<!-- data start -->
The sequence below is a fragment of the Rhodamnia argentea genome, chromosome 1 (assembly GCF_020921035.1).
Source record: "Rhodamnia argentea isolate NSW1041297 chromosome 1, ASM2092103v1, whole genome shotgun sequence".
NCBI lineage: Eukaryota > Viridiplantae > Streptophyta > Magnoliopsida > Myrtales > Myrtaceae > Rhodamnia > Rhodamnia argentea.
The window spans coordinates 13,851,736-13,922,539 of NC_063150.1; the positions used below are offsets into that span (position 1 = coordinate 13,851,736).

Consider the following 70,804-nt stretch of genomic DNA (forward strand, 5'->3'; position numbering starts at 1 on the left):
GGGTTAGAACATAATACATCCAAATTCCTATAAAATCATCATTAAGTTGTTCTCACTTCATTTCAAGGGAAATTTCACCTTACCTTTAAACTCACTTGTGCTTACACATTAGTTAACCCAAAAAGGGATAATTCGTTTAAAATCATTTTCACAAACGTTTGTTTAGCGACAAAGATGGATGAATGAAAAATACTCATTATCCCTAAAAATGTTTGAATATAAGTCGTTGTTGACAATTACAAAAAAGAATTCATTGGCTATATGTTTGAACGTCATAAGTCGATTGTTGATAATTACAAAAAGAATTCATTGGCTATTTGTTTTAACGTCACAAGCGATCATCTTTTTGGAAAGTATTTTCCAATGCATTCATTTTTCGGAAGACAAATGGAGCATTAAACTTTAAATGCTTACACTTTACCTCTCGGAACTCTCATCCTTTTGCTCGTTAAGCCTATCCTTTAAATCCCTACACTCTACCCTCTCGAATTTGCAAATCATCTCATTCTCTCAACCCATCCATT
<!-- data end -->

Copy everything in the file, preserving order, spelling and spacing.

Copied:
The sequence below is a fragment of the Rhodamnia argentea genome, chromosome 1 (assembly GCF_020921035.1).
Source record: "Rhodamnia argentea isolate NSW1041297 chromosome 1, ASM2092103v1, whole genome shotgun sequence".
NCBI lineage: Eukaryota > Viridiplantae > Streptophyta > Magnoliopsida > Myrtales > Myrtaceae > Rhodamnia > Rhodamnia argentea.
The window spans coordinates 13,851,736-13,922,539 of NC_063150.1; the positions used below are offsets into that span (position 1 = coordinate 13,851,736).

Consider the following 70,804-nt stretch of genomic DNA (forward strand, 5'->3'; position numbering starts at 1 on the left):
GGGTTAGAACATAATACATCCAAATTCCTATAAAATCATCATTAAGTTGTTCTCACTTCATTTCAAGGGAAATTTCACCTTACCTTTAAACTCACTTGTGCTTACACATTAGTTAACCCAAAAAGGGATAATTCGTTTAAAATCATTTTCACAAACGTTTGTTTAGCGACAAAGATGGATGAATGAAAAATACTCATTATCCCTAAAAATGTTTGAATATAAGTCGTTGTTGACAATTACAAAAAAGAATTCATTGGCTATATGTTTGAACGTCATAAGTCGATTGTTGATAATTACAAAAAGAATTCATTGGCTATTTGTTTTAACGTCACAAGCGATCATCTTTTTGGAAAGTATTTTCCAATGCATTCATTTTTCGGAAGACAAATGGAGCATTAAACTTTAAATGCTTACACTTTACCTCTCGGAACTCTCATCCTTTTGCTCGTTAAGCCTATCCTTTAAATCCCTACACTCTACCCTCTCGAATTTGCAAATCATCTCATTCTCTCAACCCATCCATT